the right man in the right job at the right time.
“He basically believed that if bankers were given the opportunity to
sin, they would sin,” said one banker who asked not to be named because,
well, there’s not much percentage in getting on the wrong side of the
Reserve Bank of India. For all the bankers’ talk about their higher
lending standards, the truth is that Mr. Reddy made them even more
stringent during the bubble.
Unlike Alan Greenspan, who didn’t believe it was his job to even point
out bubbles, much less try to deflate them, Mr. Reddy saw his job as
making sure Indian banks did not get too caught up in the bubble
mentality. About two years ago, he started sensing that real estate, in
particular, had entered bubble territory. One of the first moves he made
was to ban the use of bank loans for the purchase of raw land, which was
skyrocketing. Only when the developer was about to commence building
could the bank get involved — and then only to make construction loans.
(Guess who wound up financing the land purchases? United States private
equity and hedge funds, of course!)
Then, as securitizations and derivatives gained increasing prominence in
the world’s financial system, the Reserve Bank of India sharply
curtailed their use in the country. When Mr. Reddy saw American banks
setting up off-balance-sheet vehicles to hide debt, he essentially
banned them in India. As a result, banks in India wound up holding onto
the loans they made to customers. On the one hand, this meant they made
fewer loans than their American counterparts because they couldn’t sell
off the loans to Wall Street in securitizations. On the other hand, it
meant they still had the incentive — as American banks did not — to see
those loans paid back.
Seeing inflation on the horizon, Mr. Reddy pushed interest rates up to
more than 20 percent, which of course dampened the housing frenzy. He
increased risk weightings on commercial buildings and shopping mall
construction, doubling the amount of capital banks were required to hold
in reserve in case things went awry. He made banks put aside extra
capital for every loan they made. In effect, Mr. Reddy was creating
liquidity even before there was a global liquidity crisis.
Did India’s bankers stand up to applaud Mr. Reddy as he was making these
moves? Of course not. They were naturally furious, just as American
bankers would have been if Mr. Greenspan had been more active. Their
regulator was holding them back, constraining their growth! Mr. Parekh
told me that while he had been saying for some time that Indian real
estate was in bubble territory, he was still unhappy with the rules
imposed by Mr. Reddy. “We were critical of the central bank,” he said.
“We thought these were harsh measures.”
“For a while we were wondering if we were missing out on something,”
said Ms. Kochhar of Icici. Banks in the United States seemed to have
come up with some magical new formula for making money: make loans that
required no down payment and little in the way of verification — and
post instant, short-term, profits.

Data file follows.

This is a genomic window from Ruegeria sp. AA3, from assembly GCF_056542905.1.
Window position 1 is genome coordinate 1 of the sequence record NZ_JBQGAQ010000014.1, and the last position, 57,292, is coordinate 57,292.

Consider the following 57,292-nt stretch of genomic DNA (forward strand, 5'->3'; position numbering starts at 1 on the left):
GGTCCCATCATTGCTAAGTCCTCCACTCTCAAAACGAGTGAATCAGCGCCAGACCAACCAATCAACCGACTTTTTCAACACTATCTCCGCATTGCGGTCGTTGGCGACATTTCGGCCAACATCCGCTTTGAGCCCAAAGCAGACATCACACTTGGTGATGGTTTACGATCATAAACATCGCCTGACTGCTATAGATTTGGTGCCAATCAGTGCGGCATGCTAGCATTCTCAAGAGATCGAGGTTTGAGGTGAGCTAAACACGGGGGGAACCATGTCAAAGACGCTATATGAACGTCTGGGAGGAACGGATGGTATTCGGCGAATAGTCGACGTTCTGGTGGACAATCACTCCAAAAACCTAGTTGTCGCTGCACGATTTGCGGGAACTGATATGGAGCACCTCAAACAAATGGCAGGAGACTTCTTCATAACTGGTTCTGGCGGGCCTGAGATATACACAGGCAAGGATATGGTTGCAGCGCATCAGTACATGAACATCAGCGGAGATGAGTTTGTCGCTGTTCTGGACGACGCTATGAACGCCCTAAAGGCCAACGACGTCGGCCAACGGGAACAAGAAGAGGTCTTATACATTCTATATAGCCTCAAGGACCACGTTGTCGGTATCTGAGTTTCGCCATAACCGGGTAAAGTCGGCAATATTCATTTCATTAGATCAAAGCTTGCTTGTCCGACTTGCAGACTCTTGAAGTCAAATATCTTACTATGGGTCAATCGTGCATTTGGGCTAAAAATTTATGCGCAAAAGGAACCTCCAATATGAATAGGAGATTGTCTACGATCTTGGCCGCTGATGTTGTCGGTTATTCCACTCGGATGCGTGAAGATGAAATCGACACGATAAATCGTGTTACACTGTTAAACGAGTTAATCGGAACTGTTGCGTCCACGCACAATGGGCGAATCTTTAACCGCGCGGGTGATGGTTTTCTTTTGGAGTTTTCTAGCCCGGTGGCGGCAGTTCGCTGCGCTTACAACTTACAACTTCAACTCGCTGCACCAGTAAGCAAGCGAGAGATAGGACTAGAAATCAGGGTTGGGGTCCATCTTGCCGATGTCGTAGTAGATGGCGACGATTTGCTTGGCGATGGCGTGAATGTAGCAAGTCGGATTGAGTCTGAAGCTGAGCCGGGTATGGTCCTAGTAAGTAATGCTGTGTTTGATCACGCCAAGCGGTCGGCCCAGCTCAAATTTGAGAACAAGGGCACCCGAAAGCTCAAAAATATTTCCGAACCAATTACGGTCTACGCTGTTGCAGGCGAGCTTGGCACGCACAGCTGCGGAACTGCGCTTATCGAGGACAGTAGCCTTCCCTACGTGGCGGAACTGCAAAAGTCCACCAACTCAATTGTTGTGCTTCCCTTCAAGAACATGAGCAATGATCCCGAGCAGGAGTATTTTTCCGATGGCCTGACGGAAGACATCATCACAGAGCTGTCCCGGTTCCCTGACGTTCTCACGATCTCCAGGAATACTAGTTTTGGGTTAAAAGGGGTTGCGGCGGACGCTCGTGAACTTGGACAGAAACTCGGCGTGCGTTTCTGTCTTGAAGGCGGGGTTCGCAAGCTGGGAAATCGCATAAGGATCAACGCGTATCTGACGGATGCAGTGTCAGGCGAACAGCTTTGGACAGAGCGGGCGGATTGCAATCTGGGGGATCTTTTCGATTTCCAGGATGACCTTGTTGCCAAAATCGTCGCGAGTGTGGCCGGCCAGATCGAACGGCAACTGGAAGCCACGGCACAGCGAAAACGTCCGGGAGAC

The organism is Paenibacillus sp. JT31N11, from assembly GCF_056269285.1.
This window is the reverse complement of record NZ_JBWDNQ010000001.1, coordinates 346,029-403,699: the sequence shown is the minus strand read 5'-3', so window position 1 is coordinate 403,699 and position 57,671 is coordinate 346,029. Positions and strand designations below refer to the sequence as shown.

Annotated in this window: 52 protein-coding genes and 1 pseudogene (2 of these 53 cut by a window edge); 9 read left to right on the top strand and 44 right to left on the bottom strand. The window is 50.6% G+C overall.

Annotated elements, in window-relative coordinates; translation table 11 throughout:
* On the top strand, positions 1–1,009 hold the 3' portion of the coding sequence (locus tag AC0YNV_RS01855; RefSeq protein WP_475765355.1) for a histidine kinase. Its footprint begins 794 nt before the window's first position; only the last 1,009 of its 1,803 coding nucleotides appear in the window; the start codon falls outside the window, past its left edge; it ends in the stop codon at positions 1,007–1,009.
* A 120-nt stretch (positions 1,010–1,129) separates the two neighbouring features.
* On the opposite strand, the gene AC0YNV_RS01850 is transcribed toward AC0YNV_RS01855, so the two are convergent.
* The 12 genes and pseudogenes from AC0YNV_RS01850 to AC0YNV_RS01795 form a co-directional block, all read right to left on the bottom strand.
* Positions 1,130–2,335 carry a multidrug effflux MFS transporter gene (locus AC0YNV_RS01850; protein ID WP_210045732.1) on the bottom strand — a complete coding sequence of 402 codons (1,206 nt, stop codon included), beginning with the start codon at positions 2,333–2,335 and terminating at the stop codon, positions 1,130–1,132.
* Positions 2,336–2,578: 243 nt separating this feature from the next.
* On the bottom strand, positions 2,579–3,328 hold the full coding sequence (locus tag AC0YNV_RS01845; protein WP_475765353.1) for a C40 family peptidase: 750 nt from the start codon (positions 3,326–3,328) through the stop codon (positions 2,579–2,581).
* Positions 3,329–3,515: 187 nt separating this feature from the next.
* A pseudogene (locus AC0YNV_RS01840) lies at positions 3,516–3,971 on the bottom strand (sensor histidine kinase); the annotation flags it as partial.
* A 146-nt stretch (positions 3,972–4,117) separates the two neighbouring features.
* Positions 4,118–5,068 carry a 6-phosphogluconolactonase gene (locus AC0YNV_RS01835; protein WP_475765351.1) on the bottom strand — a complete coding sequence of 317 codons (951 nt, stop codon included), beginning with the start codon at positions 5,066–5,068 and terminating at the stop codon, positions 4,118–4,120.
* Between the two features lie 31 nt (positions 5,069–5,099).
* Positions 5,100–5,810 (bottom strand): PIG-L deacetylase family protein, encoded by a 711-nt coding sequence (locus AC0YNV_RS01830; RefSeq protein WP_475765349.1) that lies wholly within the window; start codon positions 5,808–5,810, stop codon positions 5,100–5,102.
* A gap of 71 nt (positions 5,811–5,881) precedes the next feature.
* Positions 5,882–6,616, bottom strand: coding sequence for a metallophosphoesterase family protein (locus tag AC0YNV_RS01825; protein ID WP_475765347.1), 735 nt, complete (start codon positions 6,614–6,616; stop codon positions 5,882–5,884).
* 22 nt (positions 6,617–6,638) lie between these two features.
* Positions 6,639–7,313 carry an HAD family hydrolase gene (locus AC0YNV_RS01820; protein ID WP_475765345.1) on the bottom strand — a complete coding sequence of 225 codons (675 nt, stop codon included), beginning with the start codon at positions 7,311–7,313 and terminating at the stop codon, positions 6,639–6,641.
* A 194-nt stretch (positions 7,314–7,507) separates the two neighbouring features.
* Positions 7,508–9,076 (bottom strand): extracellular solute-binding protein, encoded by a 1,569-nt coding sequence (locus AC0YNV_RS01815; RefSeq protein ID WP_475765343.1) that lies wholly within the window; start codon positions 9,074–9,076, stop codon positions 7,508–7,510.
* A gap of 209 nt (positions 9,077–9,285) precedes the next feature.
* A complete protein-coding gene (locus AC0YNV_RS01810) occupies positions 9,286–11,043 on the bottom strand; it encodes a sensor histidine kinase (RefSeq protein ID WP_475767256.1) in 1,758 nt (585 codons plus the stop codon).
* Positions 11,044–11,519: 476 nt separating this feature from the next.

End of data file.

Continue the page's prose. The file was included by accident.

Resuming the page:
As Luis Miranda, who runs a private equity firm devoted to developing
India’s infrastructure, put it: “We kept wondering if they had figured
out something that we were too dense to figure out. It looked like they
were smart and we were stupid.” Instead, India was the smart one, and we
were the stupid ones.
Ms. Kochhar said that the underlying risks of having “a majority of
loans not owned by the people who originated them” was not apparent
during the bubble. Now that those risks have been made painfully clear,
every banker in India realizes that Mr. Reddy did the right thing by
limiting securitizations. “At times like this, you tend to appreciate
what he did more than we did at the time,” said Mr. Kapoor. “He saved
us,” added Mr. Parekh.
As the credit crisis has spread these past months, no Indian bank has
come close to failing the way so many United States and European
financial institutions have. None have required the kind of emergency
injections of capital that Western banks have needed. None have had the
huge write-downs that were par for the course in the West. As the bubble
has burst, which lenders have taken the hit? Why, the private equity and
hedge fund lenders who had been so eager to finance land development.
Us, in others words, rather than them. Why is that not a surprise?
When I asked Mr. Kapoor for his take on what had happened in the United
States, he replied: “We recognize it as a problem of plenty. It was
perpetuated by greedy bankers, whether investment bankers or commercial
bankers. The greed to make money is the impression it has made here.
Anytime they wanted a loan, people just dipped into their home A.T.M. It
was like money was on call.”
So it was. And our regulators, unlike theirs, just stood by and let it
happen. The next time we’re moving into bubble territory, perhaps we can
take a page from Mr. Reddy’s book — sometimes it’s better to apply the
brakes too early than too late. Or, as was the case with Mr. Greenspan,
not at all.
None of this is to say that the global credit crisis hasn’t affected
India. It certainly has. I’ll be back after the holidays with more
columns from India, including how Sept. 15 — the day Lehman Brothers
defaulted — changed everything, even here, on the other side of the world.
Copyright 2008 The New York Times Company